Quick Hitters

  • It was a rough week for Western Kentucky’s Brodric Martin overall, but he did have a nice moment in 1-on-1s against Tennessee’s Jerome Carvin, using his heavy hands to club the interior blocker aside. Martin’s length can be overwhelming when he applies it downhill.
  • Dante Stills upped his win count on Tuesday. He used his athleticism, flexibility, and motor to rip past multiple blockers, including Oregon’s Malaesala Aumavae-Laulu. One blocker got the better of Stills, however: Maryland’s Spencer Anderson. Anderson is well-leveraged and was able to corral Stills with a wide base and strong, active hands.
  • BJ Thompson’s combination of length and explosiveness gave blockers trouble all week. But when he faced off against Louisville’s Trevor Reid, Reid was able to stonewall him in 1-on-1s with forceful, well-timed hands. Consistency has been an issue at times for Reid, whose pad level can be streaky. But when he’s on, Thompson has the talent to lock down rushers.
  • Earl Bostick Jr.’s week was up and down, but the Kansas product had a monumental win against Ikenna Enechukwu, a lineman who can be a handful with his raw traits. On that rep, Bostick was able to effectively square up and latch against Enechukwu, and his strength showed up when properly applied.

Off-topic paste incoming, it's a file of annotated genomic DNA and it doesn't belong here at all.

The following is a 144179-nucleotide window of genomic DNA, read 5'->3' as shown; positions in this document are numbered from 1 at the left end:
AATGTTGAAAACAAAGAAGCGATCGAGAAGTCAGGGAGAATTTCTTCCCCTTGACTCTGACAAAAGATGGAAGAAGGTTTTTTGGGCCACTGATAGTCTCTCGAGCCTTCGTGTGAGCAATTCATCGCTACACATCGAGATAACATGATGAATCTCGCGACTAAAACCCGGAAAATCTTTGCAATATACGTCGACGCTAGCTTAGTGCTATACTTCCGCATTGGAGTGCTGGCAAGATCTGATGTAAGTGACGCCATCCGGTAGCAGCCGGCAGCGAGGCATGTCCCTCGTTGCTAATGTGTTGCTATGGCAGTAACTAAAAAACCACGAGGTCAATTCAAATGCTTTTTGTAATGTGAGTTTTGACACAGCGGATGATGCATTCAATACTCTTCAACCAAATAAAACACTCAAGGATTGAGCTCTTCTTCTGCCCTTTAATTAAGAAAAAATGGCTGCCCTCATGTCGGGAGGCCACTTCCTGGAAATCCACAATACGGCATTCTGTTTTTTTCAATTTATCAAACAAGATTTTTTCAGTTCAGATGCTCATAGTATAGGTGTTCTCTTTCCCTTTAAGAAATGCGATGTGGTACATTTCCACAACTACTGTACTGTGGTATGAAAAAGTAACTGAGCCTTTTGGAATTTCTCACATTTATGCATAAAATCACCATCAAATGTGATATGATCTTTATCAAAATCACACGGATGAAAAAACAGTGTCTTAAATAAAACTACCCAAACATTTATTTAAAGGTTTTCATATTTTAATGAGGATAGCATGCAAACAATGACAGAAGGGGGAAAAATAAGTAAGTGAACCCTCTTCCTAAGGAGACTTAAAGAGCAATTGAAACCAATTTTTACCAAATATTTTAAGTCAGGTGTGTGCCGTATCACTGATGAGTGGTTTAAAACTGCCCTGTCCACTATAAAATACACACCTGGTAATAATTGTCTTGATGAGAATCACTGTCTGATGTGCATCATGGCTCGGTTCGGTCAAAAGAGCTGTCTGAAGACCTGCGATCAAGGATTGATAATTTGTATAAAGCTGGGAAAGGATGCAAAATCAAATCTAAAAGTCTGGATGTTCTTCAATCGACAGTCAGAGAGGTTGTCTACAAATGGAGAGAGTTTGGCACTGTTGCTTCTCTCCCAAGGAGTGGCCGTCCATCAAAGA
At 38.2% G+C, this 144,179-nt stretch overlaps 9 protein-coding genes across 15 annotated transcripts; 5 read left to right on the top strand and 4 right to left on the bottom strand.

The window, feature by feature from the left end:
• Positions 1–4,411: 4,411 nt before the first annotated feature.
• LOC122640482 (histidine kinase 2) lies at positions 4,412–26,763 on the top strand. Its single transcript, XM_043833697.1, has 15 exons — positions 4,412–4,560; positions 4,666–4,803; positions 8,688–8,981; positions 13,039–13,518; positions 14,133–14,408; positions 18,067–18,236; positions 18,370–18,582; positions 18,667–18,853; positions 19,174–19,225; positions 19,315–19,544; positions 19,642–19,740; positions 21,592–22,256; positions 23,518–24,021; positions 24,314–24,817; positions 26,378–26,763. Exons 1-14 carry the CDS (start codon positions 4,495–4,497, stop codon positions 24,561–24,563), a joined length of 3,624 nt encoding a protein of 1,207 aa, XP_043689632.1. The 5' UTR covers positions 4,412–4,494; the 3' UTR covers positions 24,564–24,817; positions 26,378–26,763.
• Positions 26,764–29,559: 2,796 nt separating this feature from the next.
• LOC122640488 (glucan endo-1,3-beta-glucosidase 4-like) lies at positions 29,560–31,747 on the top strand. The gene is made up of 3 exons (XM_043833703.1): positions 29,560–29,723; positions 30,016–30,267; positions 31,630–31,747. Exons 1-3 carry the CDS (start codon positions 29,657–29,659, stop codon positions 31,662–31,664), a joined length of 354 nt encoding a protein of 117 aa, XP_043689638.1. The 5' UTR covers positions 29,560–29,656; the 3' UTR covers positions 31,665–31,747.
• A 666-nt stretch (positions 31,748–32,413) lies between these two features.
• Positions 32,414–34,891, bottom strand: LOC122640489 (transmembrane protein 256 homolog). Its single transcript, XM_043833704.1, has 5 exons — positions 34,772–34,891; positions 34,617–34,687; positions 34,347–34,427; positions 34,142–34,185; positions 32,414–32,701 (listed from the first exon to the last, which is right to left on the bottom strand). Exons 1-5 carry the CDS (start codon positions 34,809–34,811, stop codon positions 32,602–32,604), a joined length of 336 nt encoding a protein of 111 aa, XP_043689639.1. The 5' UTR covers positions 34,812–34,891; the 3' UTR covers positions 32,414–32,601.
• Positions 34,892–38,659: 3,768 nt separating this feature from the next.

• Nehemiah Shelton took his lumps all week. However, he achieved a confidence-building victory in 1-on-1s over South Carolina State’s Shaquan Davis. Davis has a notable size advantage over Shelton, but with his proportional length (32″ arms at 6’0″, 186 pounds), Shelton had the disruption radius and physicality to contest Davis at the catch point. Davis would later rebound, however, with a great end-zone grab in the corner.
  • As mentioned earlier, Ojomo’s power was once again nearly overwhelming for blockers. One offensive lineman, however, was able to latch and absorb against Ojomo. That blocker was Luke Haggard. Haggard is on the lighter side, but he displayed surprising core strength at under 300 pounds, locking down Ojomo by keeping him within his frame.

Listen to the PFN Scouting Podcast

Listen to the PFN Scouting Podcast! Click the embedded player below to listen, or you can find the PFN Scouting Podcast on iTunes, Spotify, and all major podcast platforms.  Be sure to subscribe and leave us a five-star review! Rather watch instead? Check out the PFN Scouting Podcast on our Scouting YouTube channel.

Related Articles